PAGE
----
Custom Trace Listener and Provider model

A listener is an object that receives the trace output and outputs it somewhere; that somewhere could be a window in your development environment, a file on your hard drive, a Windows Event log, a SQL Server or Oracle database, or any other customized data store. You can think of a Trace Listener as a conduit for passing tracing information from your application to the output store. Application write tracing information on Trace Listeners and Trace Listeners in turn output the tracing information to the target media.

 .Net has some in built standard listeners

1.       TextWriterTraceListener- Writes the trace output to the xml, csv, text files. There are couple of variants of TextWriterTraceListener

a.       XmlWriterTraceListener

b.      DelimitedListTraceListener

Above 2 trace listeners are derived from the TextWriterTraceListener and are used for writing the trace information to XML files and CSV files respectively.

2.       EventLogTraceListener – It is used to route tracing messages to the Windows event log

3.       DefaultTraceListener - This class is used when we want to see the tracing output in the Visual Studio Environment. If there is requirement to capture Trace messages outside of Visual Studio .NET, then some other Trace Listeners must be used.

4.       ConsoleTraceListener – Writes the trace information to the console output.


.NET framework provides the flexibility of writing custom Trace Listeners. In order to implement custom Trace Listener, it must be inherited from TraceListener class. Typically a custom trace listener is used where trace data needs to be saved in some kind of custom data source, now number of custom data sources may vary, for each custom data source a separate listener needs to be written. There might be requirement to log the same trace data in to different data source. So in that case .Net provider model in combination with custom trace listener comes in handy. Below is high level diagram of how to use same custom trace listeners accross diffrent data sources.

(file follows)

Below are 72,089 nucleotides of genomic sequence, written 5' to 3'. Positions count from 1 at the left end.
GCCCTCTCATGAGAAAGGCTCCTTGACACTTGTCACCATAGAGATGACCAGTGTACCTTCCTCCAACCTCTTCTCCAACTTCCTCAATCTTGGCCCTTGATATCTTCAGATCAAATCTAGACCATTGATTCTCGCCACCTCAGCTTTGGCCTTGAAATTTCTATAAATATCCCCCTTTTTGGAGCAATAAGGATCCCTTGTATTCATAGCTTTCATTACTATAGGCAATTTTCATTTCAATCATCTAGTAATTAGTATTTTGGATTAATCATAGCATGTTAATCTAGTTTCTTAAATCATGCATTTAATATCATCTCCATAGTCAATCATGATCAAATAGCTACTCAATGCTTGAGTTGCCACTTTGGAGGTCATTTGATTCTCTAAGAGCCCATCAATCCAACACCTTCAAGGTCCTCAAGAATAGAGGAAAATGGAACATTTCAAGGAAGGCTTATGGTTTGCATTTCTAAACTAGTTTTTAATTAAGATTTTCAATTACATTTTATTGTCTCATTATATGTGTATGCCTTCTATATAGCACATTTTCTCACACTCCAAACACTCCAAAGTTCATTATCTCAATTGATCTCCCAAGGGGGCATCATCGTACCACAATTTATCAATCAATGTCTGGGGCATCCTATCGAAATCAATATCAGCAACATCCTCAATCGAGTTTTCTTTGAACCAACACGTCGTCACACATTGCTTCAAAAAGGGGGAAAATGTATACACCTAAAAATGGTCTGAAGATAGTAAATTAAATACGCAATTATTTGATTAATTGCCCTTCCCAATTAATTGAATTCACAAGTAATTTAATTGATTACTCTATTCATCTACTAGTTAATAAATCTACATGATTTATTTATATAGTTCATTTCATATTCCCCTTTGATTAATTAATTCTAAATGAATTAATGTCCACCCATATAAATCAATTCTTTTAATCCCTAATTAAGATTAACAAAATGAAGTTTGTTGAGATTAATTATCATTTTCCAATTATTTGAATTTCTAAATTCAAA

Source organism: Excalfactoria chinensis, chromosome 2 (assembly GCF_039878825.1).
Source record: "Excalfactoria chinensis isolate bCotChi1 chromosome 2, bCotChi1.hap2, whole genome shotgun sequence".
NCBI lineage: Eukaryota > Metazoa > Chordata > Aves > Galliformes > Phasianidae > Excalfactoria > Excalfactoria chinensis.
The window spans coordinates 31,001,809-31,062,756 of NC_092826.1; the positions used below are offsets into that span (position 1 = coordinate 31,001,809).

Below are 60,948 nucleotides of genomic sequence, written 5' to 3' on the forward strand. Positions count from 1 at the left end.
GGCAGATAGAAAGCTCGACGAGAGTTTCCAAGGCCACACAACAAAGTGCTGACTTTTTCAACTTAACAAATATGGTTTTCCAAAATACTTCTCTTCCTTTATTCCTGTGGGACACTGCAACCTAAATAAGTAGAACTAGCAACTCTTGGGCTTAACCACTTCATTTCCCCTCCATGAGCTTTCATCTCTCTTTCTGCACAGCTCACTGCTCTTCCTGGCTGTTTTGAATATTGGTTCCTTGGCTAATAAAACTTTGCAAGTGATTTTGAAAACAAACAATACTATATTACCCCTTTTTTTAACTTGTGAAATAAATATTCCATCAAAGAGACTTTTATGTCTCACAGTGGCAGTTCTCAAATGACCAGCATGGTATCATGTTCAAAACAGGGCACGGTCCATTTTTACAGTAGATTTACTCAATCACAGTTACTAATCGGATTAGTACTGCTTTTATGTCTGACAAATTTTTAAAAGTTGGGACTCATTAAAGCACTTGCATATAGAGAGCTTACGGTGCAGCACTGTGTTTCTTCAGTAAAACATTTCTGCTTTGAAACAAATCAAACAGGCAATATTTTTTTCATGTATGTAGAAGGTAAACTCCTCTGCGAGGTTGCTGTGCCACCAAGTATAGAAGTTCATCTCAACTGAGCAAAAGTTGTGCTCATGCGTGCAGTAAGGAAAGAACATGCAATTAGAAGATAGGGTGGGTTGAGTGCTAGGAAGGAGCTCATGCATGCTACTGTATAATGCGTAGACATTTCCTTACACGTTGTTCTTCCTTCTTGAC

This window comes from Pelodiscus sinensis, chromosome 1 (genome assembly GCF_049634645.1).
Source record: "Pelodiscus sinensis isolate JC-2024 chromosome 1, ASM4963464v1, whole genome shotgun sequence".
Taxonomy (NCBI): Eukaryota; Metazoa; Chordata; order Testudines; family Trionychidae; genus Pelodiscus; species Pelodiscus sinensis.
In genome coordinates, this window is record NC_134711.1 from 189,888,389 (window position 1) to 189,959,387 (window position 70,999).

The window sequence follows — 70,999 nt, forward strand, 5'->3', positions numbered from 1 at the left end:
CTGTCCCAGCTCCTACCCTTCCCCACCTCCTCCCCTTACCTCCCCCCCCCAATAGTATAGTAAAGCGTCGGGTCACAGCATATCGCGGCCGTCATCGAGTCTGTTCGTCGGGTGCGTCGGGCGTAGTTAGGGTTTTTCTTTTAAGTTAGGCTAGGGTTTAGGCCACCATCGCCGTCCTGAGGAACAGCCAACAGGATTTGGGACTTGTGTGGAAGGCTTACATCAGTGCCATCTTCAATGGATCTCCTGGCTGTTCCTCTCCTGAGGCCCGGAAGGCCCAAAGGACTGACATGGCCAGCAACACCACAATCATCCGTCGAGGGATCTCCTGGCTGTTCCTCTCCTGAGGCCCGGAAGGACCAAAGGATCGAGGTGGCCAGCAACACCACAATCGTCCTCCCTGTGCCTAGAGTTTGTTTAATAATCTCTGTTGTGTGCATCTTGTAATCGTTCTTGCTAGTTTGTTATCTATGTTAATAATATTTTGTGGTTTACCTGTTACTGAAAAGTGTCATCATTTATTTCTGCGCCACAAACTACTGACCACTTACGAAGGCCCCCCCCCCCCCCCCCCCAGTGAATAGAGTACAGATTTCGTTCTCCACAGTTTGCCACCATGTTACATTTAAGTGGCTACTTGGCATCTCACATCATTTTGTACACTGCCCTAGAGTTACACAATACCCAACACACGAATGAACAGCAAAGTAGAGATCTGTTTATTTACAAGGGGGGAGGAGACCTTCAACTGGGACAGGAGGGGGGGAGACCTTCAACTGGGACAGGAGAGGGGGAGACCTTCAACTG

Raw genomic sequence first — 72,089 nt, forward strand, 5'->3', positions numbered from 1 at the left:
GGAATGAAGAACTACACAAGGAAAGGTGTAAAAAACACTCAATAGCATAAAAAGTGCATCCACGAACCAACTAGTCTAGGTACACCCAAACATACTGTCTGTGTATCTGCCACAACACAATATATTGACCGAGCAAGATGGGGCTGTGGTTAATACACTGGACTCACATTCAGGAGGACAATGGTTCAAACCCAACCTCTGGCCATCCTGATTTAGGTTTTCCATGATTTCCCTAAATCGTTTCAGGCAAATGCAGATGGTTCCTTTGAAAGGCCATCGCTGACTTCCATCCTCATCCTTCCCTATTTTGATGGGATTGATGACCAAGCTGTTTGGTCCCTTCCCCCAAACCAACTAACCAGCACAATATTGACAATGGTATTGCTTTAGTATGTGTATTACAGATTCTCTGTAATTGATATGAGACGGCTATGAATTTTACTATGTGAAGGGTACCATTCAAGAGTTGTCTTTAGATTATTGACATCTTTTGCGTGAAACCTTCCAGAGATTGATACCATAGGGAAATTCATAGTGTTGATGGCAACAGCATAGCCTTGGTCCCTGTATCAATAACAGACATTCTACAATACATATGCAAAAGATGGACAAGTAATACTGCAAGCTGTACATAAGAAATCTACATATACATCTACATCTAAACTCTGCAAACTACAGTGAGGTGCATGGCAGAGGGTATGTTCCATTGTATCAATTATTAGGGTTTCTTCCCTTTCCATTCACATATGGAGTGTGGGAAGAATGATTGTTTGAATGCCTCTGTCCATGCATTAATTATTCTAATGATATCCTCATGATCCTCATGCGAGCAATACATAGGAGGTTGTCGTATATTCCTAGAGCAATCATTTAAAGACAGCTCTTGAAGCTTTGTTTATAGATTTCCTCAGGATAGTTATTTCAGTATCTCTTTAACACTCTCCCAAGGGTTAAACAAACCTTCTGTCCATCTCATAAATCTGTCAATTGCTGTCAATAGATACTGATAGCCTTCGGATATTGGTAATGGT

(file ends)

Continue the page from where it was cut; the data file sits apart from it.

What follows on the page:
Design for Custom Trace Listener and Provider Model

In this case Custom trace listener will be generic trace listener and will not be agnostic to any data source. Instead of creating separate listener, different set of providers for each data source will be created; common functionality across the provider will be encapsulated in base provider class. Another advantage with this approach is that if trace data needs to be logged in to the additional data source, then we just need to write another provider specific to that data source and plug it in the config file.

Advantage of using the .Net provider model

1.       The main advantage by using the provider model is that, Custom Trace Listener becomes a generic trace listener; it can be configured to trace the data in any of the data source by writing the provider for that data source. If the provider model is not been used then Custom Trace Listener becomes specific to custom data source, and if the trace information needs to be traced in some other data source then new custom trace listener needs to be written right from scratch.

2.       If additional tracing information needs to be passed, then provider model can provide single insertion point, but if it is not been used then it needs to replicated to all the custom listeners.

3.       No need to explicitly instantiate classes. The .NET framework will automatically manage class instantiation, including re-using classes that have already been instantiated. This improves the memory management of your application.

4.       Switching data sources is much easier. Changing the data source of trace data is a simple as replacing your existing concrete (implementer) class with a new concrete (implementer) class and inheriting from your provider class. Code in the custom trace listener remains unchanged, thereby reducing effort required to switch data sources and the amount of regression testing required thereafter.





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